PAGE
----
One needn’t romanticize this week’s West Bank unrest. It wasn’t exactly a spontaneous outburst of rage – rather, the three funerals held recently were a pre-planned set piece for the stone-throwing that followed.
Near Tulkarem, and in Hebron, two teenagers were laid to rest, having been hit by IDF fire while throwing Molotov cocktails (or according to their friends, stones). Unsurprisingly, their funerals received far less attention from the Palestinian media and public than that of Maysara Abuhamdia, the prisoner who died two days ago in Israel’s Soroka Hospital of terminal esophageal cancer.
Within a month and a half, two prisoners from the Hebron area have died in Israeli prisons. The first, Arafat Jaradat had said he felt ill before collapsing (the Palestinians insist he was tortured), while Abuhamdia’s cancer was apparently discovered too late for treatment.
There will of course be those who claim the recent protests were an authentic expression of frustration over the prisoners. And yet the Palestinian Authority’s accusations of Israeli responsibility for Abuhamdia’s death – and of sundry crimes committed against other prisoners – can be met with a certain suspicion.
First, the Palestinian Education Ministry announced a day after Abuhamdia’s death that across the West Bank, classes would end at 11 a.m. sharp, and that in Hebron, they wouldn’t be held at all. Every Palestinian decision-maker knows the significance those moves: kids of all ages will find themselves unoccupied, listening to the weeping and wailing in Arab and Palestinian media over Israel’s supposed responsibility for the prisoner’s death. The PA’s Ministry for Prisoner Affairs – headed by hardliner Issa Karakeh – has also started taking a more militant line against Israel.
One might think the death of every Palestinian prisoner evokes a wave of protests. But experience tells a different story. In 2007 Shadi Saida – serving eight life sentences for a terror attack near Ramallah – died in an Israeli prison. Saida died from an aggressive infection. Beyond a single PA parliamentarian who blamed Israel for his death by allowing his condition to deteriorate, not a single note of protest was registered. Two years prior, Ghassan Ghanimat died from electrocution caused by a short circuit in his cell. The PA didn’t utter a word of protest.
The Palestinians’ reaction to Abuhamdia’s death has been starkly different, perhaps because he was a general in Fatah’s Preventative Security Forces, which is identified with Fatah, and was also linked by Israel to terror plots organized by Hamas.
This time, the office of PA President Mahmoud Abbas issued a statement placing the blame squarely on Israel.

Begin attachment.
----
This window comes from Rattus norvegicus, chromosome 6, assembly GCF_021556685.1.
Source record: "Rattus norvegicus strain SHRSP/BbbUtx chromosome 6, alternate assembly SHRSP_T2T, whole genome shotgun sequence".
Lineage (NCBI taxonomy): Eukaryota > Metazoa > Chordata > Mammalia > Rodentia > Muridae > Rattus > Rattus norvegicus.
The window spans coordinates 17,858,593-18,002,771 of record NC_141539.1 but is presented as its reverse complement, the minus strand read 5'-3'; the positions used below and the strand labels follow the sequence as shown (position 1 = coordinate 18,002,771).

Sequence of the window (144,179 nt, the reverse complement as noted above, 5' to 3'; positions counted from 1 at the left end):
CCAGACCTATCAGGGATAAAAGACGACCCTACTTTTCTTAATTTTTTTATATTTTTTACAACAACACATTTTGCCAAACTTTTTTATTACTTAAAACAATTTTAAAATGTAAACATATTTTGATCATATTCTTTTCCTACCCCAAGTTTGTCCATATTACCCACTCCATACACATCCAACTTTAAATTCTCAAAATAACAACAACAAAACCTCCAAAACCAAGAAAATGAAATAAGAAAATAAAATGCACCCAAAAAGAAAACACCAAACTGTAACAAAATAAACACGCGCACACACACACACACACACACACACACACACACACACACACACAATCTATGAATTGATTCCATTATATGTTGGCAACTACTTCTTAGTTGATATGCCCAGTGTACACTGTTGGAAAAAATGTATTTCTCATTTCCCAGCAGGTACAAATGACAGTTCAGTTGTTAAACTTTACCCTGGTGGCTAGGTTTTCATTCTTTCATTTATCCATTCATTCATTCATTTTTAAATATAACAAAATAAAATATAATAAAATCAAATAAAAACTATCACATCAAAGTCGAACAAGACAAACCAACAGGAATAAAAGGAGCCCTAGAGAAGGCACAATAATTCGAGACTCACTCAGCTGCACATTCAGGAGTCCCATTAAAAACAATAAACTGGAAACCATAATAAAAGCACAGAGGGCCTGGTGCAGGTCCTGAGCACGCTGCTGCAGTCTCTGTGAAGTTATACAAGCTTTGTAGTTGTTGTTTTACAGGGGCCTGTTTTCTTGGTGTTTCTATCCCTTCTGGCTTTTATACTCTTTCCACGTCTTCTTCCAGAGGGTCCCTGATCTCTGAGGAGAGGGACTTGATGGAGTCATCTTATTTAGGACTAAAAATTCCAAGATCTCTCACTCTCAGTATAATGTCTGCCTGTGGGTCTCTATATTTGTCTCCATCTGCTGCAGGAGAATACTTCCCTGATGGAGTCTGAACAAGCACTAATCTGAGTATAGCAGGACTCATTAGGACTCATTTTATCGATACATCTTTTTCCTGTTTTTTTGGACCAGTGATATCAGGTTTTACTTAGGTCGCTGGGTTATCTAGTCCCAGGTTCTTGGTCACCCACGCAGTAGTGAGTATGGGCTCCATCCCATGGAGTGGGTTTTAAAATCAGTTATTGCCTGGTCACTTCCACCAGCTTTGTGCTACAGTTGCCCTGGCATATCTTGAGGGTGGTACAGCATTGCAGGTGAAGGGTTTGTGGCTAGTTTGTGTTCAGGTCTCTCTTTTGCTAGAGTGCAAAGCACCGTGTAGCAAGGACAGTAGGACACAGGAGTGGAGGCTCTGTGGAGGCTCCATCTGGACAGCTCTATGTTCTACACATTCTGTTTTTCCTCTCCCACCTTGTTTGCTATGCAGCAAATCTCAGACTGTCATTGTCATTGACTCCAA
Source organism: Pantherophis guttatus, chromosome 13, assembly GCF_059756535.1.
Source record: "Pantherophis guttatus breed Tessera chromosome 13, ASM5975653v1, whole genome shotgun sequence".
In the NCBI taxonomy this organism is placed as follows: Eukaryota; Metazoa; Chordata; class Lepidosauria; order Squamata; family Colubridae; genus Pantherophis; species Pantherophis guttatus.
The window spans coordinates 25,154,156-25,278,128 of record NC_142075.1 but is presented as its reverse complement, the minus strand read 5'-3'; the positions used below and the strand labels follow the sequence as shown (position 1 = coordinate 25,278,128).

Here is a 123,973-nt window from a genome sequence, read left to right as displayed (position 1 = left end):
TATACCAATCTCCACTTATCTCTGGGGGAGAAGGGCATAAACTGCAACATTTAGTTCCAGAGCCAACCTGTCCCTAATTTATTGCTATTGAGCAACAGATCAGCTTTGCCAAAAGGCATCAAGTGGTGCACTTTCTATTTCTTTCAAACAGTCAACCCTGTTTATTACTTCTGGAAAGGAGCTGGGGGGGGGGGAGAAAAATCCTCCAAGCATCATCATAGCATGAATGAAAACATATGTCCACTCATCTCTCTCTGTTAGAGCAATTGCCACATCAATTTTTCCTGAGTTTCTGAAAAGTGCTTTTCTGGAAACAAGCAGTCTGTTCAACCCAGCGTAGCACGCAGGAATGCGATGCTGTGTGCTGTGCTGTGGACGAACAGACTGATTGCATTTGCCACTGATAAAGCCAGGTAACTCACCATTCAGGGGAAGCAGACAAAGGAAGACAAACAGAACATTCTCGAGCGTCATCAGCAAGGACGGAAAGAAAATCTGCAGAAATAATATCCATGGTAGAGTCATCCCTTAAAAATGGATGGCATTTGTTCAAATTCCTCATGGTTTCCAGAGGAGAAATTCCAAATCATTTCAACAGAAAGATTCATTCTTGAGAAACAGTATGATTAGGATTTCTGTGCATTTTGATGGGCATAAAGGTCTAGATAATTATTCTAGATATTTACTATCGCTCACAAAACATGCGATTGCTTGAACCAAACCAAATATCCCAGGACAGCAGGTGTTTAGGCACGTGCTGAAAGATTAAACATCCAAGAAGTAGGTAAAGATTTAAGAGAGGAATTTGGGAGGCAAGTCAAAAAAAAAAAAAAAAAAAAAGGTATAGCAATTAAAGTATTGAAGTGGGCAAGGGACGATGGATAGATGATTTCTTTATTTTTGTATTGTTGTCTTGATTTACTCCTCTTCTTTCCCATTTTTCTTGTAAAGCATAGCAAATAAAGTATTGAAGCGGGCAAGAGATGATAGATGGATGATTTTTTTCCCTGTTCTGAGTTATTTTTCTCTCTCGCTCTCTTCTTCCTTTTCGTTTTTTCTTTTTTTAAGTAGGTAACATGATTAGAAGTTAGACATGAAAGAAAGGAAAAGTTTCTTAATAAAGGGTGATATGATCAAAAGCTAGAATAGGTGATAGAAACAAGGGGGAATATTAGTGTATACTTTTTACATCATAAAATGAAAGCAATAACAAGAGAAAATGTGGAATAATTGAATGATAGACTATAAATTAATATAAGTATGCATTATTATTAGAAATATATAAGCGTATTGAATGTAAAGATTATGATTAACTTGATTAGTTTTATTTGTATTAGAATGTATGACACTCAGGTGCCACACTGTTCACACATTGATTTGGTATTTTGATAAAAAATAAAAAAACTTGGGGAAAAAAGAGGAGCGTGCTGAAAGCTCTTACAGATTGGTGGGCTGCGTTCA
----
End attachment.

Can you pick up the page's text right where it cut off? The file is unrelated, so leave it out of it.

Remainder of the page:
On one hand, it appears someone in the PA is eager for low-level West Bank unrest to continue. The protests and stone-throwing are spreading.
On the other, Palestinian security forces are thwarting attempted terror attacks against Israel. They look for weapons, detain terror activists, and have lately prevented a number of kidnapping attempts on Israelis.
Ultimately the “controlled chaos” won’t last long, because in the final analysis, popular rage can only backfire and hurt the PA. It bears remembering President Obama’s advice to new Israeli finance minister Yair Lapid on the Ben Gurion tarmac last month: “Be careful what you wish for.”
Abbas and Abdullah
Early this week, Abbas visited Amman. Following his meeting with Jordan’s King Abdullah II, the PA president said the two had signed an agreement reaffirming Jordan’s position as “protector of Al-Haram Al-Sharif,” otherwise known as the Temple Mount.
That pact is likely to raise a number of eyebrows in Israel, Jordan, and the Arab world. Why would Abbas suddenly trek to the Jordanian capital to grant the king authority – even if merely symbolic authority – over the Mount? Is it possible, as Al-Quds Al-Arabi newspaper reported, that the deal is aimed at paving the way for a Jordanian-Palestinian confederation?
The speculation is unrealistic. Palestinian sources gave The Tower another explanation – one slightly more convincing, though not by much. They said Abbas and Abdullah hope to preempt the possibility of Israeli unilateral moves over the Temple Mount, the kind that would change the contested plaza’s status.
If the Palestinian Authority continues its moves toward receiving de facto status as a U.N. member-state, it will in effect wield sovereignty over Arab East Jerusalem. At that point, the sources said, Israel might oust the Palestinian and Jordanian institutions of the Waqf (the Islamic property endowment) from the Mount in a show of sovereignty over it. There are a number of problems with that scenario, but in the Middle East of 2013 one should never say never.
[Photo: Noam Moskovich / The Israel Project]